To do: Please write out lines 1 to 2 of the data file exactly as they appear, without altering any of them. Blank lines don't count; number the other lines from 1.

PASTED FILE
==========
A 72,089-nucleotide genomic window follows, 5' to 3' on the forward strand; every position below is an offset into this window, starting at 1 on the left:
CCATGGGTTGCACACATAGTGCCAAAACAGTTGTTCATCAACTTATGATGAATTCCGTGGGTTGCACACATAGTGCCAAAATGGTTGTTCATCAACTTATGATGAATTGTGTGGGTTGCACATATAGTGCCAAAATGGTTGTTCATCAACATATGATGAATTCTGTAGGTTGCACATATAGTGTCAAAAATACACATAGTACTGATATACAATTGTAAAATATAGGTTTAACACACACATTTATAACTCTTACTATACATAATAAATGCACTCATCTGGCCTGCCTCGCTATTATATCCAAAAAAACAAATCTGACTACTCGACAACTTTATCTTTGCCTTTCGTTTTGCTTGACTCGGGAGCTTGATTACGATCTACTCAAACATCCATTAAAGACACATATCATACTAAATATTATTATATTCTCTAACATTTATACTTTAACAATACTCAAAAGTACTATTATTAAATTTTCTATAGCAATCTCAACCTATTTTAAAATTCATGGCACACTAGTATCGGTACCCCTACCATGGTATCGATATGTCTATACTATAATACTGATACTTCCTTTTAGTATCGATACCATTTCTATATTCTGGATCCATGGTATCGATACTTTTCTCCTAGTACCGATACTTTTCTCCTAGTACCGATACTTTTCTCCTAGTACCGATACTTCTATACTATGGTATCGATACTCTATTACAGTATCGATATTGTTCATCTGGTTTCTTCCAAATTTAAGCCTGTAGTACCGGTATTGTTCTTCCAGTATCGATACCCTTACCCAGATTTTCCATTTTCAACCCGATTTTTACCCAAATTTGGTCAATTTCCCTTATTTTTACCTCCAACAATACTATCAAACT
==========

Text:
A 72,089-nucleotide genomic window follows, 5' to 3' on the forward strand; every position below is an offset into this window, starting at 1 on the left:
CCATGGGTTGCACACATAGTGCCAAAACAGTTGTTCATCAACTTATGATGAATTCCGTGGGTTGCACACATAGTGCCAAAATGGTTGTTCATCAACTTATGATGAATTGTGTGGGTTGCACATATAGTGCCAAAATGGTTGTTCATCAACATATGATGAATTCTGTAGGTTGCACATATAGTGTCAAAAATACACATAGTACTGATATACAATTGTAAAATATAGGTTTAACACACACATTTATAACTCTTACTATACATAATAAATGCACTCATCTGGCCTGCCTCGCTATTATATCCAAAAAAACAAATCTGACTACTCGACAACTTTATCTTTGCCTTTCGTTTTGCTTGACTCGGGAGCTTGATTACGATCTACTCAAACATCCATTAAAGACACATATCATACTAAATATTATTATATTCTCTAACATTTATACTTTAACAATACTCAAAAGTACTATTATTAAATTTTCTATAGCAATCTCAACCTATTTTAAAATTCATGGCACACTAGTATCGGTACCCCTACCATGGTATCGATATGTCTATACTATAATACTGATACTTCCTTTTAGTATCGATACCATTTCTATATTCTGGATCCATGGTATCGATACTTTTCTCCTAGTACCGATACTTTTCTCCTAGTACCGATACTTTTCTCCTAGTACCGATACTTCTATACTATGGTATCGATACTCTATTACAGTATCGATATTGTTCATCTGGTTTCTTCCAAATTTAAGCCTGTAGTACCGGTATTGTTCTTCCAGTATCGATACCCTTACCCAGATTTTCCATTTTCAACCCGATTTTTACCCAAATTTGGTCAATTTCCCTTATTTTTACCTCCAACAATACTATCAAACT